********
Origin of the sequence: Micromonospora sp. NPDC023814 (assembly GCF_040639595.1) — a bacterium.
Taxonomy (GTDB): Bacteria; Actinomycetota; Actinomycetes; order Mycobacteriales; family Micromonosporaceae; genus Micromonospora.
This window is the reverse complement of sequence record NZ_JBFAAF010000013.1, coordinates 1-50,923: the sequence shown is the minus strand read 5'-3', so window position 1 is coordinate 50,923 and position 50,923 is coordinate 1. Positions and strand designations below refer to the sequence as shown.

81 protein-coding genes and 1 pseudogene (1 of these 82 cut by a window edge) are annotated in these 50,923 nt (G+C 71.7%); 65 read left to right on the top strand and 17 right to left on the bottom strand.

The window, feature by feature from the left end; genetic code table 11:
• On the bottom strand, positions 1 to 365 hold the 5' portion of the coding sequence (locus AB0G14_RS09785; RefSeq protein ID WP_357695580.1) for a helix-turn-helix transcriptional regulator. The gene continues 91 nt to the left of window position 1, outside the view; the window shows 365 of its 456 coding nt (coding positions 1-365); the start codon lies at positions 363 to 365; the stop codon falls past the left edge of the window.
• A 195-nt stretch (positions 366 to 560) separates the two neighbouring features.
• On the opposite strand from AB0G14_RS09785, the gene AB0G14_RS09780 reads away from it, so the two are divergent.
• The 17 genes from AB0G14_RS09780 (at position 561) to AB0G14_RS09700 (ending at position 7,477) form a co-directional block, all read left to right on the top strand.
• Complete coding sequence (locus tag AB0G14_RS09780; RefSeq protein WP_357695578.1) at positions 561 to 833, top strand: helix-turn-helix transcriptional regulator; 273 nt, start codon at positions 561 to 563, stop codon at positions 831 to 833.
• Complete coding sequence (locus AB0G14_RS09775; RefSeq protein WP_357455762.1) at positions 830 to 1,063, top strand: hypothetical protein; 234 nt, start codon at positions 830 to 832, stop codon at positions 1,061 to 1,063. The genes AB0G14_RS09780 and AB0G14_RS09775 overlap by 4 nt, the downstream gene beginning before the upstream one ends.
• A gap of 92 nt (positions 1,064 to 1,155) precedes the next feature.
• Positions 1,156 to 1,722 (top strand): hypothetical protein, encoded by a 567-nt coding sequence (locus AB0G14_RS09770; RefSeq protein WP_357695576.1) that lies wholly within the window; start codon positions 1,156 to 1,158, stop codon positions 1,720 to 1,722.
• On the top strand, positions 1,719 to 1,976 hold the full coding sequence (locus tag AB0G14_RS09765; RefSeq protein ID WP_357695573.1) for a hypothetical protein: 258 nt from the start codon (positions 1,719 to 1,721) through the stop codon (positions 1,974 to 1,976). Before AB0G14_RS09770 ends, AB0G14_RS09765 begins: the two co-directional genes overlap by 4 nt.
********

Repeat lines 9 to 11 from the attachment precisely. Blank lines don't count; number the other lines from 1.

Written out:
• The 17 genes from AB0G14_RS09780 (at position 561) to AB0G14_RS09700 (ending at position 7,477) form a co-directional block, all read left to right on the top strand.
• Complete coding sequence (locus tag AB0G14_RS09780; RefSeq protein WP_357695578.1) at positions 561 to 833, top strand: helix-turn-helix transcriptional regulator; 273 nt, start codon at positions 561 to 563, stop codon at positions 831 to 833.
• Complete coding sequence (locus AB0G14_RS09775; RefSeq protein WP_357455762.1) at positions 830 to 1,063, top strand: hypothetical protein; 234 nt, start codon at positions 830 to 832, stop codon at positions 1,061 to 1,063. The genes AB0G14_RS09780 and AB0G14_RS09775 overlap by 4 nt, the downstream gene beginning before the upstream one ends.